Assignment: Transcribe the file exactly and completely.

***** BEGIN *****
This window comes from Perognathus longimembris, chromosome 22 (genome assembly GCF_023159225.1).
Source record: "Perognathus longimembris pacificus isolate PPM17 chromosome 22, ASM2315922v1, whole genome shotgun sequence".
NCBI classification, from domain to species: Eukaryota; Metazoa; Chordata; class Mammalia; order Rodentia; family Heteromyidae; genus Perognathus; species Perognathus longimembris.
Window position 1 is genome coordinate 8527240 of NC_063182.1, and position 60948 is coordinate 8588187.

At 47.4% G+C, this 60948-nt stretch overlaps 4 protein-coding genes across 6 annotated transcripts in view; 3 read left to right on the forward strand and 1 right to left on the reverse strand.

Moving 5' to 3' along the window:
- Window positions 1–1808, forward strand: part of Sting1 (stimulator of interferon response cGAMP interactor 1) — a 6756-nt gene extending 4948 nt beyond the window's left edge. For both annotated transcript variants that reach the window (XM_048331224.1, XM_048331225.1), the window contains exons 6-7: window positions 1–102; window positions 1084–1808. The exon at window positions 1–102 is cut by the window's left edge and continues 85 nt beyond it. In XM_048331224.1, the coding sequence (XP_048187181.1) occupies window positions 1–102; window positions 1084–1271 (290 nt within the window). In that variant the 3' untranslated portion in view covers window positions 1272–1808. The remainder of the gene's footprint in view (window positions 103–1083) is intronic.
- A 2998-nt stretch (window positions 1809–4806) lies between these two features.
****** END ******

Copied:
This window comes from Perognathus longimembris, chromosome 22 (genome assembly GCF_023159225.1).
Source record: "Perognathus longimembris pacificus isolate PPM17 chromosome 22, ASM2315922v1, whole genome shotgun sequence".
NCBI classification, from domain to species: Eukaryota; Metazoa; Chordata; class Mammalia; order Rodentia; family Heteromyidae; genus Perognathus; species Perognathus longimembris.
Window position 1 is genome coordinate 8527240 of NC_063182.1, and position 60948 is coordinate 8588187.

At 47.4% G+C, this 60948-nt stretch overlaps 4 protein-coding genes across 6 annotated transcripts in view; 3 read left to right on the forward strand and 1 right to left on the reverse strand.

Moving 5' to 3' along the window:
- Window positions 1–1808, forward strand: part of Sting1 (stimulator of interferon response cGAMP interactor 1) — a 6756-nt gene extending 4948 nt beyond the window's left edge. For both annotated transcript variants that reach the window (XM_048331224.1, XM_048331225.1), the window contains exons 6-7: window positions 1–102; window positions 1084–1808. The exon at window positions 1–102 is cut by the window's left edge and continues 85 nt beyond it. In XM_048331224.1, the coding sequence (XP_048187181.1) occupies window positions 1–102; window positions 1084–1271 (290 nt within the window). In that variant the 3' untranslated portion in view covers window positions 1272–1808. The remainder of the gene's footprint in view (window positions 103–1083) is intronic.
- A 2998-nt stretch (window positions 1809–4806) lies between these two features.